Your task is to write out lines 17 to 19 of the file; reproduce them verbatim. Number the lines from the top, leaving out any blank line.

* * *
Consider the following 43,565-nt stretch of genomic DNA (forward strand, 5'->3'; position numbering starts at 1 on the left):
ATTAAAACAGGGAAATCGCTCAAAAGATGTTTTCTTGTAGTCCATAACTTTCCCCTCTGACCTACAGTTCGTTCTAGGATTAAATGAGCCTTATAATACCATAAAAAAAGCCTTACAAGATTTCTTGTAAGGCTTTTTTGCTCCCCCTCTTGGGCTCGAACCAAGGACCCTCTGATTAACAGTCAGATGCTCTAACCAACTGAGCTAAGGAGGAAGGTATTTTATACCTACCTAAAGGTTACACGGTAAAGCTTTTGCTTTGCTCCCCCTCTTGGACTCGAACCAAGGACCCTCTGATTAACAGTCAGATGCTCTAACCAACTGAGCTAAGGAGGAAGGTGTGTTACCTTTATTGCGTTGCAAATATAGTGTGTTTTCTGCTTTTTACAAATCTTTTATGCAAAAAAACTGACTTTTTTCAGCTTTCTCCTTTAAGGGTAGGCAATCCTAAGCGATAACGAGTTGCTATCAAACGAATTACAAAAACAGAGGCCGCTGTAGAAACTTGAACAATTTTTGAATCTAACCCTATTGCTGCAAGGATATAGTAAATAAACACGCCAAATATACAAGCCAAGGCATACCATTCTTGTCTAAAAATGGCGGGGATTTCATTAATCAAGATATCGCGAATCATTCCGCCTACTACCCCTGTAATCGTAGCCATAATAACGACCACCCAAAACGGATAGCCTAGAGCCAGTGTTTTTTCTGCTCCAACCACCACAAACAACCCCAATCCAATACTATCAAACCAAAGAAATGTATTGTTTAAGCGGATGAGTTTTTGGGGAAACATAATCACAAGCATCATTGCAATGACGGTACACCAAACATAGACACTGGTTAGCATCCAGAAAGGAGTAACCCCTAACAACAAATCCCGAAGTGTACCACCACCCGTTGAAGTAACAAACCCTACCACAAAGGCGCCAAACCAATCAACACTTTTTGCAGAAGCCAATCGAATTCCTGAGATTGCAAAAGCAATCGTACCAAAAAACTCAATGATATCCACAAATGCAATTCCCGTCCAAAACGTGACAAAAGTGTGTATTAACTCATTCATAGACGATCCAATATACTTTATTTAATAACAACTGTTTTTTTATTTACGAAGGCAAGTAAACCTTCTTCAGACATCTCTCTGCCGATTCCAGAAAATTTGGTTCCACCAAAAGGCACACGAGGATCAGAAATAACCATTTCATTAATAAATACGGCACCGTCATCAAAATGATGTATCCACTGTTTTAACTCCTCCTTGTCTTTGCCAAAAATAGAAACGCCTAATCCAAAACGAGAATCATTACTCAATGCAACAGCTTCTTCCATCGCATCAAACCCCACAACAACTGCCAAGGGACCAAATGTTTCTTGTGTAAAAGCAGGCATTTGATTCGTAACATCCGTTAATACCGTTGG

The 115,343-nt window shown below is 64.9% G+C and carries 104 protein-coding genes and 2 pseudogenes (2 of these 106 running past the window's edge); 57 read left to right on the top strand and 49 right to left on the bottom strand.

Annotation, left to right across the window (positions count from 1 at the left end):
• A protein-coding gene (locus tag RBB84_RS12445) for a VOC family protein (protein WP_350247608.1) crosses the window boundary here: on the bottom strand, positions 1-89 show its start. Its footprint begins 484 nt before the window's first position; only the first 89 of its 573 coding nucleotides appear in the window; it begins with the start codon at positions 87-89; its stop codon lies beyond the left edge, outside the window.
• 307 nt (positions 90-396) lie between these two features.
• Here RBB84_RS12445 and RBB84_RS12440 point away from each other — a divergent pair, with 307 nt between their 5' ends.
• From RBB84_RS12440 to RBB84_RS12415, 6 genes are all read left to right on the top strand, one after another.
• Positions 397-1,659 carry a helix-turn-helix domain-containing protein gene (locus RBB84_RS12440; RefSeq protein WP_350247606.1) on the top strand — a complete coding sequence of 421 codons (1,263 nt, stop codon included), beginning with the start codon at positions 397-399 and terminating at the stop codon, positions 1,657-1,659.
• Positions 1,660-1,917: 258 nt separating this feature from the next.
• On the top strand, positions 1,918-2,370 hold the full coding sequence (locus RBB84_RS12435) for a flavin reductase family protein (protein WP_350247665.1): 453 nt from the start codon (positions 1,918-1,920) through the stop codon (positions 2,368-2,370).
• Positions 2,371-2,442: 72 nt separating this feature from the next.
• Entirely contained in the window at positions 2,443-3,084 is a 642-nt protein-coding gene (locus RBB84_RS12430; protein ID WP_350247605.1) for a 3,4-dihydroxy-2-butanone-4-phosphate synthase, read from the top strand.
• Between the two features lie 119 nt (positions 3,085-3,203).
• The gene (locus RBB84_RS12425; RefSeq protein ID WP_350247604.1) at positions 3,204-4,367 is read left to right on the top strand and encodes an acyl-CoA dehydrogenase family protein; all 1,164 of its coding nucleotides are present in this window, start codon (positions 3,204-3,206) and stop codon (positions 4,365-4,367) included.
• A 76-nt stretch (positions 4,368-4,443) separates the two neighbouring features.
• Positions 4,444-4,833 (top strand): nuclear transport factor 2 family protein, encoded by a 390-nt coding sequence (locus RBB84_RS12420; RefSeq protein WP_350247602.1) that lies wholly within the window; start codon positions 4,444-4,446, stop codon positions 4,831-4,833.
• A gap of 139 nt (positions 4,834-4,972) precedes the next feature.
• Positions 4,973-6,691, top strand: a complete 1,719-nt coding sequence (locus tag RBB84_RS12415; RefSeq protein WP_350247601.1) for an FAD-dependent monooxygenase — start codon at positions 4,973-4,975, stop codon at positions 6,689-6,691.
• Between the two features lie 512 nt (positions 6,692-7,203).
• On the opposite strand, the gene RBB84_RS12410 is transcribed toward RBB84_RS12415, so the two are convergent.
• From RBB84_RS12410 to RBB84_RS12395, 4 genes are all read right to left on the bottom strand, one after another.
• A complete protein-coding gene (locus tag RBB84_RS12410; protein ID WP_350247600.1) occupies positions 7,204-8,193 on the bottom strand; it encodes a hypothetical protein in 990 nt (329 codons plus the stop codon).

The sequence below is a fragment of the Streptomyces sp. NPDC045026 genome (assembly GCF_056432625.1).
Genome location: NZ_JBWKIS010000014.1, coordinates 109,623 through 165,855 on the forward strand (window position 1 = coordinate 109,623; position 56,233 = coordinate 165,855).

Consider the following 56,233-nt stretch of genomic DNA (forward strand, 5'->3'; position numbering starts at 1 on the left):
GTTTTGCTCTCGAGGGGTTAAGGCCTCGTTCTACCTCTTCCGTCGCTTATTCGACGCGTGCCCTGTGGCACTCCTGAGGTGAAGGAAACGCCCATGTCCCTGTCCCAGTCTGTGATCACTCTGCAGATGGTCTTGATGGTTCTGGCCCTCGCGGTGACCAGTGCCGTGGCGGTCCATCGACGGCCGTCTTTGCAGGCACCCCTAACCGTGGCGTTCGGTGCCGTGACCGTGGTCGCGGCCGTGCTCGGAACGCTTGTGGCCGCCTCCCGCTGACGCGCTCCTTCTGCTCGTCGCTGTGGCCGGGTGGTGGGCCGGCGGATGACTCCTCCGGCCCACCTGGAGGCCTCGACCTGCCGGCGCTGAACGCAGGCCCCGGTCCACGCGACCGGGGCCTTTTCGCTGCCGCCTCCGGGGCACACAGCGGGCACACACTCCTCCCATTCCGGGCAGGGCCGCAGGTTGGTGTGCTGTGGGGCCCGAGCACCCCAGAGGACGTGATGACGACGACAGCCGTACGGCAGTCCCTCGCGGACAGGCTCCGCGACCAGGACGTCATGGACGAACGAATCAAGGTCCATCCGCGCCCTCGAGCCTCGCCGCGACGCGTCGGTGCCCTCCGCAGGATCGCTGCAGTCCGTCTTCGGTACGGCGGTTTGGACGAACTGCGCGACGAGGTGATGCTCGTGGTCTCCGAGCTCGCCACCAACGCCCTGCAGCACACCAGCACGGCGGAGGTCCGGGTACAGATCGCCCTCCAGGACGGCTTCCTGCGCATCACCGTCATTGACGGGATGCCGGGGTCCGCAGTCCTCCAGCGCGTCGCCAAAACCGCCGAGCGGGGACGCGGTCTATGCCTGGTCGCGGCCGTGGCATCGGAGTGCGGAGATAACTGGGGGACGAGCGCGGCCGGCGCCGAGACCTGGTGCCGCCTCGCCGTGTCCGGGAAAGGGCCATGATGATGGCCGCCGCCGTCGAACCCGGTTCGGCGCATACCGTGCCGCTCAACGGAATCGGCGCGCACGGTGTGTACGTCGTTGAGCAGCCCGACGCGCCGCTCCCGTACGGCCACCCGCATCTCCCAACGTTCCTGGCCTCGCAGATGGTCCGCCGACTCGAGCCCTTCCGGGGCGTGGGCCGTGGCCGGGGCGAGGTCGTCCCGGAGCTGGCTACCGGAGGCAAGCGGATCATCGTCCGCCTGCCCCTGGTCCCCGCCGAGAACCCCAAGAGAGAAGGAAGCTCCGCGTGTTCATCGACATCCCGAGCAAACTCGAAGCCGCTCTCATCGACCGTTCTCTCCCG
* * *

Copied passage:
• Positions 4,444-4,833 (top strand): nuclear transport factor 2 family protein, encoded by a 390-nt coding sequence (locus RBB84_RS12420; RefSeq protein WP_350247602.1) that lies wholly within the window; start codon positions 4,444-4,446, stop codon positions 4,831-4,833.
• A gap of 139 nt (positions 4,834-4,972) precedes the next feature.
• Positions 4,973-6,691, top strand: a complete 1,719-nt coding sequence (locus tag RBB84_RS12415; RefSeq protein WP_350247601.1) for an FAD-dependent monooxygenase — start codon at positions 4,973-4,975, stop codon at positions 6,689-6,691.